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    1. Thank you for taking the time to read and comment, Aisha. You are correct, we MUST keep lifting up their names until something is done. We cannot stop once the story is not front page news. We can be Sandra and Kindra.

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  2. Thank you for sharing your thoughts. The Sandra Bland sorry is so sad. However, it is important that we keep the conversations, discussions and peaceful protests going to highlight and fight against police brutality. There’s so much turmoil.

    Liked by 1 person

    1. We have to start commanding and demanding change in practice and laws in certain law enforcement agencies. We’ve tried the angry route, the peaceful route and the complacent route; it is time for us…ALL of us to do more. Our lives and the lives of our children truly depend on it. Thank you for reading, Ramona.

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  3. This story is so sad! I just watch a video of her after a car accident where she is saying how good God is to have kept her safe during all of it. I’m praying for her family and this country during this chaotic time!

    Liked by 1 person

  4. I grew up in a racist town so I know first hand that these things happen all the time. I would love to think things have changed but it hasn’t. These stories….make me so sad for my kids and the generation coming up.

    Liked by 1 person

    1. Kita, it really is sobering for me. As I mentioned in my article, I have never personally been afraid nor witnessed any misconduct even though I am VERY aware it is happening all over the country. Nonetheless, watching Sandra Bland on that dash-cam video and realizing she just changed lanes without using her turn signal, ( which we see 20 times a day ) lead to her being arrested and then dying in a jail cell…sigh. The fear is now at an all time high because it truly makes no logical sense and it never will. Thank you for taking the time to read, Kita.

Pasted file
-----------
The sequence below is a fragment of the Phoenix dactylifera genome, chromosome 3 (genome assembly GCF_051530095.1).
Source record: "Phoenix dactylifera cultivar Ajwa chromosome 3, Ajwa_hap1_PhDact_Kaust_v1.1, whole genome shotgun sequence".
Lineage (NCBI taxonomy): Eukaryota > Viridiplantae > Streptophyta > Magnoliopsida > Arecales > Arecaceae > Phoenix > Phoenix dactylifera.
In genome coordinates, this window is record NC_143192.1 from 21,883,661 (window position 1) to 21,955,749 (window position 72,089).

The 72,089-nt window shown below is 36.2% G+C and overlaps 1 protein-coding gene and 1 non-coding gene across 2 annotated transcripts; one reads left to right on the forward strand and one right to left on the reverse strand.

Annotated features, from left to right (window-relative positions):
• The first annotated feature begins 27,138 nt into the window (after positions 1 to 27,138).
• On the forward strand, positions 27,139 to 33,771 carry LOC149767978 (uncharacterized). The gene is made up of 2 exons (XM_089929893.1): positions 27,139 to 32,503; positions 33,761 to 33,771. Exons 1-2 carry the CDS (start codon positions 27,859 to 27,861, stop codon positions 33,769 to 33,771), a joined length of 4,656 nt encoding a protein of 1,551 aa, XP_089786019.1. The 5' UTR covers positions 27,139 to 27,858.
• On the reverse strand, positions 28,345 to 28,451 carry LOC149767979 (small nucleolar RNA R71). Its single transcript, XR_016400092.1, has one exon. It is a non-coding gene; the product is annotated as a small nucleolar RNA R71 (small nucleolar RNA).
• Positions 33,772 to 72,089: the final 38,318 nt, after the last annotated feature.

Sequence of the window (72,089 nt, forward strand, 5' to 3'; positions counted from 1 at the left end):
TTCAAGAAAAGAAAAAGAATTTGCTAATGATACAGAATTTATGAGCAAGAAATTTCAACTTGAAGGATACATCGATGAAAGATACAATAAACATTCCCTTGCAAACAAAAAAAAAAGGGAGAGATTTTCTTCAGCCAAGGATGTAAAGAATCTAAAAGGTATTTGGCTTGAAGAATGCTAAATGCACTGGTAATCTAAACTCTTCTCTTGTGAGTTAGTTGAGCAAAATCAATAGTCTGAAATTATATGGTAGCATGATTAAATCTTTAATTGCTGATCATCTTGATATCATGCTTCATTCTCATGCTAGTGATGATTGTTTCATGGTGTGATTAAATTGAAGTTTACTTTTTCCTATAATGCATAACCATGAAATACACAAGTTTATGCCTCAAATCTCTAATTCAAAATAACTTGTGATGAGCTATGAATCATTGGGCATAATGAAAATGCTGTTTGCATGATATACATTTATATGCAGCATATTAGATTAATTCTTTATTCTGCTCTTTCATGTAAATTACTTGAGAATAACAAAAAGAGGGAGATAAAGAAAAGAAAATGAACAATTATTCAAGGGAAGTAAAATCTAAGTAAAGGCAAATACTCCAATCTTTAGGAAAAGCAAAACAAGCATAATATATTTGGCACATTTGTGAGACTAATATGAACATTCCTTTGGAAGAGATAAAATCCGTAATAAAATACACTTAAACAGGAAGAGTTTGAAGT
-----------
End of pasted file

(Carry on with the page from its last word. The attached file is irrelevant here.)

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    1. Thank you for reading Nicole. The realization of what I have felt all of these years, understanding what it means now and wanting to fight for justice had me inside my own head for a minute.

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    1. It seems as nothing has deterred the continuing assault on our community. It is the million dollar question with no concrete answer. Nonetheless, we have to find one quickly before we are mourning another life, taken. Thank you for reading.

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    1. Thank you for taking the time to read my article Christine. It feels as if you do not want to close your eyes and dream before the dreaded feeling of, ” Who will it be today?” hits you. We must not give up even when it feels like it’s easier if we do.

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    1. Thank you for taking the time to read the article. Hopefully peace will find the family, so they can fight until the end for justice. The overwhelming sadness is in every breath we take now. #SandraMatters

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  5. I think we are seeing more than ever that these instances are happening and have been happening. There are so many more names that haven’t made it to mainstream media or even social media, and that’s the scary part.

    Liked by 1 person

    1. Jonna, you are absolutely correct. There are nieces, nephews, sisters, brothers, aunt, uncles, mother and fathers that we have heard nothing about. Even #SamDuBose, who was killed by the campus police officer would have been another name we had no clue about if #BlackLivesMatter and our community’s immediate response with wanting to say the names of people who are being killed with no provocation. I was speaking with a friend yesterday and I said, what will it take…for someone that everybody loves to be killed without cause for America to wake up. Something has to be done. Thank you for reading, Jonna.